One of my favorite actresses, Diahann Carroll, died today. We actually got her program in Spanish in Panama. I remember when I came to the states and heard her voice in English how shocked I was. It sounded really strange. I think it was one of the first positive roles for a black person I recall seeing from American TV. It made a difference.
Diahann Carroll Dead: Pioneering Actress on ‘Julia’ and ‘Dynasty’ Was 84 | Hollywood Reporter
Diahann Carroll, the captivating singer and actress who came from the Bronx to win a Tony Award, receive an Oscar nomination and make television history with her turns on Julia and Dynasty, has died Friday. She was 84.
Carroll died at her home in Los Angeles after a long bout with cancer, her daughter, producer-journalist Suzanne Kay, told The Hollywood Reporter.
Carroll was known as a Las Vegas and nightclub performer and for her performances on Broadway and in the Hollywood musicals Carmen Jones and Porgy & Bess when she was approached by an NBC executive to star as Julia Baker, a widowed nurse raising a young son, on the comedy Julia.
She didn’t want to do it. “I really didn’t believe that this was a show that was going to work,” she said in a 1998 chat for the website The Interviews: An Oral History of Television. “I thought it was something that was going to leave someone’s consciousness in a very short period of time. I thought, ‘Let them go elsewhere.’ “
However, when Carroll learned that Hal Kanter, the veteran screenwriter who created the show, thought she was too glamorous for the part, she was determined to change his mind. She altered her hairstyle and mastered the pilot script, quickly convincing him that she was the right woman.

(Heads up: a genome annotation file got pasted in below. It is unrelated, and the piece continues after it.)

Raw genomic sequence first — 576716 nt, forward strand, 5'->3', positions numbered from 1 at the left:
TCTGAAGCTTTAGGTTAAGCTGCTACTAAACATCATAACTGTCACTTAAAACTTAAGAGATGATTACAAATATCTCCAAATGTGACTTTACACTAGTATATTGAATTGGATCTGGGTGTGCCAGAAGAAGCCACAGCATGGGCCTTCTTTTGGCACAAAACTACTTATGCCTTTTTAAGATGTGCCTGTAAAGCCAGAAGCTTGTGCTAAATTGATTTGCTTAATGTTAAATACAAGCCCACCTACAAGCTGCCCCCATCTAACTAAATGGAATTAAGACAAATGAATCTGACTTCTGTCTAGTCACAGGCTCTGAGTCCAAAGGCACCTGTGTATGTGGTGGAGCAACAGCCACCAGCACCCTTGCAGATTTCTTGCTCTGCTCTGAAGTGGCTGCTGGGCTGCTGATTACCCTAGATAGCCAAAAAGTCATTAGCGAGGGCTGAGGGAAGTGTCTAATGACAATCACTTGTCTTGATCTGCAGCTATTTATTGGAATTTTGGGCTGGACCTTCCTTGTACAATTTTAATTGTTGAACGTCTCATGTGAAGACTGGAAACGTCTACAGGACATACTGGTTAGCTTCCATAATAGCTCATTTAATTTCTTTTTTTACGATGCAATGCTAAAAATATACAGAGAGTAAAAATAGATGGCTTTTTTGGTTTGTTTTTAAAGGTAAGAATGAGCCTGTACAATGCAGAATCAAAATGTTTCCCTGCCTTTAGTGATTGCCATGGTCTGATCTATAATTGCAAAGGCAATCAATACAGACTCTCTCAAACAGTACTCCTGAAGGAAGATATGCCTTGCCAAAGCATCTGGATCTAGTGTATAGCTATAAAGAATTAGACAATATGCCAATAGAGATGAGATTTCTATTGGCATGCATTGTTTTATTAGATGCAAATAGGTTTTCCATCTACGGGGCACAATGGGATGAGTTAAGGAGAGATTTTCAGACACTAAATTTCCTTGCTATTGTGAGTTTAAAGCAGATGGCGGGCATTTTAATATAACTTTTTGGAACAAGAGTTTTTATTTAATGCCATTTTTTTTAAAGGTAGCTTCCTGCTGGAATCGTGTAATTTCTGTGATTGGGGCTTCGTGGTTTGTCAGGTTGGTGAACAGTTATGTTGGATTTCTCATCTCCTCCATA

Carroll thus became the first African-American female to star in a non-stereotypical role in her own primetime network series. (Several actresses portrayed a maid on ABC’s Beulah in the early 1950s.)
Baker, whose husband had died in Vietnam, worked for a doctor (Lloyd Nolan) at an aerospace company; she was educated and outspoken, and she dated men (including characters played by Fred Williamson, Paul Winfield and Don Marshall) who were successful, too.
“We were saying to the country, ‘We’re going to present a very upper middle-class black woman raising her child, and her major concentration is not going to be about suffering in the ghetto,’ ” Carroll noted.
“Many people were incensed about that. They felt that [African Americans] didn’t have that many opportunities on television or in film to present our plight as the underdog … they felt the [real-world] suffering was much too acute to be so trivial as to present a middle-class woman who is dealing with the business of being a nurse.